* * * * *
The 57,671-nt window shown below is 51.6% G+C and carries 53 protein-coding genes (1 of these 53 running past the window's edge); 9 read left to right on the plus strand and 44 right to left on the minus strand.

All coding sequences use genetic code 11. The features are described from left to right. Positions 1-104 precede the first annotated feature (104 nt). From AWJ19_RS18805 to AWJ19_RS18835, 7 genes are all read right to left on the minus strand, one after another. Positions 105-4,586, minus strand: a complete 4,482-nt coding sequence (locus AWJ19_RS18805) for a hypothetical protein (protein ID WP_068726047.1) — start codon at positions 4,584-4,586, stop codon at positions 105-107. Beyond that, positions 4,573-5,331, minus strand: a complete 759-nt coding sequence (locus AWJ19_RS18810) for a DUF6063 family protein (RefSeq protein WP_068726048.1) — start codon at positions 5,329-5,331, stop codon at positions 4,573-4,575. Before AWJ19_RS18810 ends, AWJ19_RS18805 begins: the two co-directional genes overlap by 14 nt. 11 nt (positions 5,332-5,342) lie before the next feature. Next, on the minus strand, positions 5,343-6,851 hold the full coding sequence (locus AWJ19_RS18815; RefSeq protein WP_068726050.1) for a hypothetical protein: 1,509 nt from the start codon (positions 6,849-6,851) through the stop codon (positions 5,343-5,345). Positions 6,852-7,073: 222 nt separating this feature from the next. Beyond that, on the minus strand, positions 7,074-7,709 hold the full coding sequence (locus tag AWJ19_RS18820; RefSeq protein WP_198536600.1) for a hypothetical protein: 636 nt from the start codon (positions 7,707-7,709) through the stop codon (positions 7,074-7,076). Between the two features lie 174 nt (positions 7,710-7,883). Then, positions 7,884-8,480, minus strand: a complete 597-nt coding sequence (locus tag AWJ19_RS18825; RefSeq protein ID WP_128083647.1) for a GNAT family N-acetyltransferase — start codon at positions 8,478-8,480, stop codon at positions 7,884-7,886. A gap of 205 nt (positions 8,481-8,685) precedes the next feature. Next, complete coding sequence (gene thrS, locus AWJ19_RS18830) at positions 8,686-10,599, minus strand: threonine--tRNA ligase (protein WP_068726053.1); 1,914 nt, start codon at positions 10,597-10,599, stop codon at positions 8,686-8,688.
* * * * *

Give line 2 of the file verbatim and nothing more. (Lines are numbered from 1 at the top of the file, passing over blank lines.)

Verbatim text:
All coding sequences use genetic code 11. The features are described from left to right. Positions 1-104 precede the first annotated feature (104 nt). From AWJ19_RS18805 to AWJ19_RS18835, 7 genes are all read right to left on the minus strand, one after another. Positions 105-4,586, minus strand: a complete 4,482-nt coding sequence (locus AWJ19_RS18805) for a hypothetical protein (protein ID WP_068726047.1) — start codon at positions 4,584-4,586, stop codon at positions 105-107. Beyond that, positions 4,573-5,331, minus strand: a complete 759-nt coding sequence (locus AWJ19_RS18810) for a DUF6063 family protein (RefSeq protein WP_068726048.1) — start codon at positions 5,329-5,331, stop codon at positions 4,573-4,575. Before AWJ19_RS18810 ends, AWJ19_RS18805 begins: the two co-directional genes overlap by 14 nt. 11 nt (positions 5,332-5,342) lie before the next feature. Next, on the minus strand, positions 5,343-6,851 hold the full coding sequence (locus AWJ19_RS18815; RefSeq protein WP_068726050.1) for a hypothetical protein: 1,509 nt from the start codon (positions 6,849-6,851) through the stop codon (positions 5,343-5,345). Positions 6,852-7,073: 222 nt separating this feature from the next. Beyond that, on the minus strand, positions 7,074-7,709 hold the full coding sequence (locus tag AWJ19_RS18820; RefSeq protein WP_198536600.1) for a hypothetical protein: 636 nt from the start codon (positions 7,707-7,709) through the stop codon (positions 7,074-7,076). Between the two features lie 174 nt (positions 7,710-7,883). Then, positions 7,884-8,480, minus strand: a complete 597-nt coding sequence (locus tag AWJ19_RS18825; RefSeq protein ID WP_128083647.1) for a GNAT family N-acetyltransferase — start codon at positions 8,478-8,480, stop codon at positions 7,884-7,886. A gap of 205 nt (positions 8,481-8,685) precedes the next feature. Next, complete coding sequence (gene thrS, locus AWJ19_RS18830) at positions 8,686-10,599, minus strand: threonine--tRNA ligase (protein WP_068726053.1); 1,914 nt, start codon at positions 10,597-10,599, stop codon at positions 8,686-8,688.